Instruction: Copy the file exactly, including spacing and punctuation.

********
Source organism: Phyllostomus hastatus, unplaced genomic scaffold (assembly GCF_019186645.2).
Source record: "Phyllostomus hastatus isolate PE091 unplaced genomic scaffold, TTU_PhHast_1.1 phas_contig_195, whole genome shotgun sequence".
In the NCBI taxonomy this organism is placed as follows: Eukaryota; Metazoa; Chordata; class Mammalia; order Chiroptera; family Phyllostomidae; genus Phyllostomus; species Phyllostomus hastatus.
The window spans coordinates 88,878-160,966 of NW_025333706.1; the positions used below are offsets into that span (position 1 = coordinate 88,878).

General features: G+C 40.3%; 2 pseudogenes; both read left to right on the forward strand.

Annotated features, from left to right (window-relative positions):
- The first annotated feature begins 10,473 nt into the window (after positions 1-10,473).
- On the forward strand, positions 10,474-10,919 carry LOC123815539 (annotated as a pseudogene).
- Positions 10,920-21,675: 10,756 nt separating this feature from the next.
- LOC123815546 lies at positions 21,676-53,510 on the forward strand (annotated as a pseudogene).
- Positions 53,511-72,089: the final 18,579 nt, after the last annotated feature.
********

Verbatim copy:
Source organism: Phyllostomus hastatus, unplaced genomic scaffold (assembly GCF_019186645.2).
Source record: "Phyllostomus hastatus isolate PE091 unplaced genomic scaffold, TTU_PhHast_1.1 phas_contig_195, whole genome shotgun sequence".
In the NCBI taxonomy this organism is placed as follows: Eukaryota; Metazoa; Chordata; class Mammalia; order Chiroptera; family Phyllostomidae; genus Phyllostomus; species Phyllostomus hastatus.
The window spans coordinates 88,878-160,966 of NW_025333706.1; the positions used below are offsets into that span (position 1 = coordinate 88,878).

General features: G+C 40.3%; 2 pseudogenes; both read left to right on the forward strand.

Annotated features, from left to right (window-relative positions):
- The first annotated feature begins 10,473 nt into the window (after positions 1-10,473).
- On the forward strand, positions 10,474-10,919 carry LOC123815539 (annotated as a pseudogene).
- Positions 10,920-21,675: 10,756 nt separating this feature from the next.
- LOC123815546 lies at positions 21,676-53,510 on the forward strand (annotated as a pseudogene).
- Positions 53,511-72,089: the final 18,579 nt, after the last annotated feature.